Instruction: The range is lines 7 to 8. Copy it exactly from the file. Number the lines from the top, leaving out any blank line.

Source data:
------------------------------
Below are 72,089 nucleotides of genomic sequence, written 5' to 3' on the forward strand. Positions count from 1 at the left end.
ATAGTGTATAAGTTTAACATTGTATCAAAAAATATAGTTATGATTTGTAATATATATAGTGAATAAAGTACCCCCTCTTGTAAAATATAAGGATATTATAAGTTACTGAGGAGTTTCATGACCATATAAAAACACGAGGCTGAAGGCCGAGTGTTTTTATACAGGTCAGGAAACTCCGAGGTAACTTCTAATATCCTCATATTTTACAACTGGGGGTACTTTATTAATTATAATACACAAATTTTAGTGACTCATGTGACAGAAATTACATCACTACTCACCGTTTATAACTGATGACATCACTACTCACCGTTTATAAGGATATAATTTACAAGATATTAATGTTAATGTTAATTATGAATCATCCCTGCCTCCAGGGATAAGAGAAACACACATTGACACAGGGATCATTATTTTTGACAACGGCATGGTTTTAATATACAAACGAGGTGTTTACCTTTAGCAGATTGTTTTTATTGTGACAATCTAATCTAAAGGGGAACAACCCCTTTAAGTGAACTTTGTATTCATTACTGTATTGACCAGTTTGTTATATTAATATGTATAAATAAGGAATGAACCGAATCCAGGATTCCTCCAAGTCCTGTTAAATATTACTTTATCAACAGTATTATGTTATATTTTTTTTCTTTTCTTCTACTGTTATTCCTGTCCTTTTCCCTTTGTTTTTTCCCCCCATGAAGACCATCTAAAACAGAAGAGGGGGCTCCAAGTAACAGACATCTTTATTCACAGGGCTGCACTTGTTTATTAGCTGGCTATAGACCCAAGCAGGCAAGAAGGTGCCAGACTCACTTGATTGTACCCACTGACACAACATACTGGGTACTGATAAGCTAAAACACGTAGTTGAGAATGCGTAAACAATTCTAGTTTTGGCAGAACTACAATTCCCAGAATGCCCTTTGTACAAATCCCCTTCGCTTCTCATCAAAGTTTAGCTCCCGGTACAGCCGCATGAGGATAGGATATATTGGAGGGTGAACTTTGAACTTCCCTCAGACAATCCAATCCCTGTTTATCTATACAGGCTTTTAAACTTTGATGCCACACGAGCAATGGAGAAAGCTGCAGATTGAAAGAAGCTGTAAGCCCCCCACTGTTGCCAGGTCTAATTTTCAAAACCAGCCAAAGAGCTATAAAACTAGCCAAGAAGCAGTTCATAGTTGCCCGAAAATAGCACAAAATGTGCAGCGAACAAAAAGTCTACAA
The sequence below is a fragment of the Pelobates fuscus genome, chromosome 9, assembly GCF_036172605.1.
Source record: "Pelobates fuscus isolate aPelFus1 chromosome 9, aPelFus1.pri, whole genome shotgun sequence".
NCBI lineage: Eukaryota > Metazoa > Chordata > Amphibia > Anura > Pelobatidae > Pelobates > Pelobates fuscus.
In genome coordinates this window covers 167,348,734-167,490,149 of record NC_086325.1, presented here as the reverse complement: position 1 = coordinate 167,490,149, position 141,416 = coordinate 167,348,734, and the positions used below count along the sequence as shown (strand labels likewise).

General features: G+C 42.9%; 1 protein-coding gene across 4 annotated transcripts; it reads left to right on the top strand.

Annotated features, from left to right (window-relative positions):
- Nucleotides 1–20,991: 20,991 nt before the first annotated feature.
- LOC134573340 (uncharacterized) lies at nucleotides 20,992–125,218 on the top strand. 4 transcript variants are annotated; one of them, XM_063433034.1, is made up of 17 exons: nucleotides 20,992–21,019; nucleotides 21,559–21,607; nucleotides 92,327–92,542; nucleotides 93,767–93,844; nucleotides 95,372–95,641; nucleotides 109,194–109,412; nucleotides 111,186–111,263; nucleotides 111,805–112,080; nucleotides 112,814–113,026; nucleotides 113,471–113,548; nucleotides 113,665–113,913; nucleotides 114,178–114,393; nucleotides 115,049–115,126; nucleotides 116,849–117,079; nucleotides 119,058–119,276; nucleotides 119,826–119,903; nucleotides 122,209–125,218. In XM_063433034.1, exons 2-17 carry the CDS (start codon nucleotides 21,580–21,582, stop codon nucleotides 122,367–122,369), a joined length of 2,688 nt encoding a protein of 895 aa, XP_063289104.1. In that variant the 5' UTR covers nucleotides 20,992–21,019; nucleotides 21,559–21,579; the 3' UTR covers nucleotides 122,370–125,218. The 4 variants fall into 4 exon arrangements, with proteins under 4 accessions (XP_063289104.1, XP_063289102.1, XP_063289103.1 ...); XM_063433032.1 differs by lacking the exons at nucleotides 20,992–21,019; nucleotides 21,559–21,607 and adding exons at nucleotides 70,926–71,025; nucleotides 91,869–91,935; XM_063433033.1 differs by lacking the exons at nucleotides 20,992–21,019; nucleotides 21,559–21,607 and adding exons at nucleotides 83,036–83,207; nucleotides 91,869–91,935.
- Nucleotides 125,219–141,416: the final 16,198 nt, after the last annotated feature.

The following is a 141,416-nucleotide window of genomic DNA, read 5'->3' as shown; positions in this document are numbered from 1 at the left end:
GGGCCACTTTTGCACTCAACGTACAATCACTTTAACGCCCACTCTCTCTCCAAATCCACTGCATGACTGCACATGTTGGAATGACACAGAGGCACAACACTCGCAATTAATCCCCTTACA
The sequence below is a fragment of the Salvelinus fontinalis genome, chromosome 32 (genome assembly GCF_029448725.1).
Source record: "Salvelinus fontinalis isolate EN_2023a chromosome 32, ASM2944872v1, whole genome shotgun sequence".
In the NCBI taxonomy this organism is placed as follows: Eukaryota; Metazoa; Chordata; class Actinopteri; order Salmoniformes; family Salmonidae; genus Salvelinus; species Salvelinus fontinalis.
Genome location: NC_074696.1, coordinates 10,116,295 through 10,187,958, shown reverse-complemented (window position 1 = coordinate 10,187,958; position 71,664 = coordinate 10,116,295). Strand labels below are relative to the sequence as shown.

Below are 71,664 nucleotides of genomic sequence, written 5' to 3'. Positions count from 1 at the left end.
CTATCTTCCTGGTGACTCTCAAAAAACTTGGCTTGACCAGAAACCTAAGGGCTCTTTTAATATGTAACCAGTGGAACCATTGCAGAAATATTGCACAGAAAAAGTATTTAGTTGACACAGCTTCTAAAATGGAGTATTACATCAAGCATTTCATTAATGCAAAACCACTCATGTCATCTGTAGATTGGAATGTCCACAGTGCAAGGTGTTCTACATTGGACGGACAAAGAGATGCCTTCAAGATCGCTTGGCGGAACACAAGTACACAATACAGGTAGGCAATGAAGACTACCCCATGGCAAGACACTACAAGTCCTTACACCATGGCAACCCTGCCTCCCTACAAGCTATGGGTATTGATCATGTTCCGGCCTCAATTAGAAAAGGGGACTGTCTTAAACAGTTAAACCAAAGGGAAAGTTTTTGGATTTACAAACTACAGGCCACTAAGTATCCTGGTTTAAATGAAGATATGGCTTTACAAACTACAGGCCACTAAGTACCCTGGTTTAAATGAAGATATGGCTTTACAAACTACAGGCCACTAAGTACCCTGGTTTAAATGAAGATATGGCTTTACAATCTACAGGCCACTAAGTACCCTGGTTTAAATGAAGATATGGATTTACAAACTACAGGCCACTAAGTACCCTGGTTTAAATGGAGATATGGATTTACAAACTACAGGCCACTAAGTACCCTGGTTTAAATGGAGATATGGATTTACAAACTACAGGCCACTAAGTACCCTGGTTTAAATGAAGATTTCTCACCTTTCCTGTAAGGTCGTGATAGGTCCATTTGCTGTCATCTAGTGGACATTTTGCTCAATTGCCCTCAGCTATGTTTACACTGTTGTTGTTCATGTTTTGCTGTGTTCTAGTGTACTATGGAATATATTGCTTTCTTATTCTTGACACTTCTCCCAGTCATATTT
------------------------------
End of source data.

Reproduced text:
General features: G+C 42.9%; 1 protein-coding gene across 4 annotated transcripts; it reads left to right on the top strand.

Annotated features, from left to right (window-relative positions):